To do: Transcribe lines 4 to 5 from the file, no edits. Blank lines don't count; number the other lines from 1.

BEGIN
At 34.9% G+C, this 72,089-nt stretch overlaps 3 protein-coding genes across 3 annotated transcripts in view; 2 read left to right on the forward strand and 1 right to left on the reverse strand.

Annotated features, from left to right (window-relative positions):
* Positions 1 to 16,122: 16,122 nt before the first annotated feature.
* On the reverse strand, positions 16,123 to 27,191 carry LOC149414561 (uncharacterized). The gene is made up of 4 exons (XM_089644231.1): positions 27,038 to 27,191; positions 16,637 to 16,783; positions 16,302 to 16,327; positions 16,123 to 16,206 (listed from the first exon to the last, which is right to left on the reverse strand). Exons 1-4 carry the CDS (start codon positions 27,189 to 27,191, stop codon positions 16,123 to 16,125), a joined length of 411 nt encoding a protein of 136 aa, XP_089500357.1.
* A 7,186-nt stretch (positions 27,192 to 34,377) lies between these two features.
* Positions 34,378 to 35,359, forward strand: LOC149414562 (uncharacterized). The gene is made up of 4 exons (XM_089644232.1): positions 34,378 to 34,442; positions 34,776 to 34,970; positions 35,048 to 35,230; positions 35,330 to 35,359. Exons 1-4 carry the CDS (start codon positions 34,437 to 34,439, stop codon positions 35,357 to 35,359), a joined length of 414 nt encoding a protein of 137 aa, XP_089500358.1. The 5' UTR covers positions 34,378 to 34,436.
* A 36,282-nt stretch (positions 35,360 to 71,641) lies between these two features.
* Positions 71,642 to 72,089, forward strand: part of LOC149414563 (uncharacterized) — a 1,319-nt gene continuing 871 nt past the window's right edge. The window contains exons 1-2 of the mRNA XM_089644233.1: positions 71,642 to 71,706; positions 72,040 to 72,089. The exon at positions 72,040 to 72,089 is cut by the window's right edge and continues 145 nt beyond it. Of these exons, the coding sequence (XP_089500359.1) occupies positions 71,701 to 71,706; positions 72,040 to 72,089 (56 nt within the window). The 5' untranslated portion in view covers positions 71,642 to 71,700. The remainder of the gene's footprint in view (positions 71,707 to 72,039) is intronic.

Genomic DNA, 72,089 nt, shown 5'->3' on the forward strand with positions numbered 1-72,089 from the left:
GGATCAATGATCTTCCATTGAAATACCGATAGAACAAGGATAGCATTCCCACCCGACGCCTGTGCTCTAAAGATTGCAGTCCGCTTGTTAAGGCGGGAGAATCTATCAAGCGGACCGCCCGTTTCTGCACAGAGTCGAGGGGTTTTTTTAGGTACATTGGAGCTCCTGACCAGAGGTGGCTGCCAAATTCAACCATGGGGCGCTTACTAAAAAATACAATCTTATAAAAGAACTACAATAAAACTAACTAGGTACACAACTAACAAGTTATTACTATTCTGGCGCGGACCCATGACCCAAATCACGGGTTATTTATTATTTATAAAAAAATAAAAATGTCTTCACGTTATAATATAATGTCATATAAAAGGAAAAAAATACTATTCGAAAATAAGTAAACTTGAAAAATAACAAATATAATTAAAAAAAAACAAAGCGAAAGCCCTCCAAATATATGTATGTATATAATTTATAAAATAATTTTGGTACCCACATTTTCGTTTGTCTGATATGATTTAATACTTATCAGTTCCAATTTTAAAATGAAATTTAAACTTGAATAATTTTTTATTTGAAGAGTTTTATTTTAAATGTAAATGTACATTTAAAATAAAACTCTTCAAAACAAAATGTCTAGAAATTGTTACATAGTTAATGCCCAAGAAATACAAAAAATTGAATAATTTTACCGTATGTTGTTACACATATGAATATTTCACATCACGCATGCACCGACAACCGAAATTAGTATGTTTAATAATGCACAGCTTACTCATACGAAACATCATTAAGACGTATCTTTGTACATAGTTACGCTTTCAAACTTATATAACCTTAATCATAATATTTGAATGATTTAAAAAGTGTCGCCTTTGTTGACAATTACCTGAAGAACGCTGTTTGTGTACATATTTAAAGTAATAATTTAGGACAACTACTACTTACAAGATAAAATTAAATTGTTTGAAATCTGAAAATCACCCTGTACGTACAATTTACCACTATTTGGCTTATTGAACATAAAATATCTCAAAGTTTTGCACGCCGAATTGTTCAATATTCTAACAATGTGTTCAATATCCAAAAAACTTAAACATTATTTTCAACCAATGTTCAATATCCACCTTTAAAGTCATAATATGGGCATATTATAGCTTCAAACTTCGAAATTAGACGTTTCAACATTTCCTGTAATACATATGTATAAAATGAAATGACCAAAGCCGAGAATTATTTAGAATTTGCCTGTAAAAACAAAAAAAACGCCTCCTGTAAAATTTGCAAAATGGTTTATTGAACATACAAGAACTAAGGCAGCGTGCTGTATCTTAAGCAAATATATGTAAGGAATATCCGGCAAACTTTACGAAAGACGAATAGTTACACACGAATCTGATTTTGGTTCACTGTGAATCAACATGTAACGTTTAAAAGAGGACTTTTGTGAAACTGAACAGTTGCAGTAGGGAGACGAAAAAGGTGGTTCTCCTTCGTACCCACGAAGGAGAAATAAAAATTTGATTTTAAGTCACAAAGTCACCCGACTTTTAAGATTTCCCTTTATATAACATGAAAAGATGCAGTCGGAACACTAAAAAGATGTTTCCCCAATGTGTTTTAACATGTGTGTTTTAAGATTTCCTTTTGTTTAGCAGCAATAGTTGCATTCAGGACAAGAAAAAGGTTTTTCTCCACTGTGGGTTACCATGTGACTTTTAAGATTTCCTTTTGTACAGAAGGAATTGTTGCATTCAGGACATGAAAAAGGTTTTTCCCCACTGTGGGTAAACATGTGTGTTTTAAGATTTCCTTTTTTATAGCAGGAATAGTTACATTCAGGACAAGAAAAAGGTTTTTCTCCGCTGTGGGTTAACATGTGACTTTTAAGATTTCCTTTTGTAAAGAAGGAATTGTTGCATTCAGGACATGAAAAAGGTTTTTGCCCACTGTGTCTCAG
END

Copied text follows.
* On the reverse strand, positions 16,123 to 27,191 carry LOC149414561 (uncharacterized). The gene is made up of 4 exons (XM_089644231.1): positions 27,038 to 27,191; positions 16,637 to 16,783; positions 16,302 to 16,327; positions 16,123 to 16,206 (listed from the first exon to the last, which is right to left on the reverse strand). Exons 1-4 carry the CDS (start codon positions 27,189 to 27,191, stop codon positions 16,123 to 16,125), a joined length of 411 nt encoding a protein of 136 aa, XP_089500357.1.
* A 7,186-nt stretch (positions 27,192 to 34,377) lies between these two features.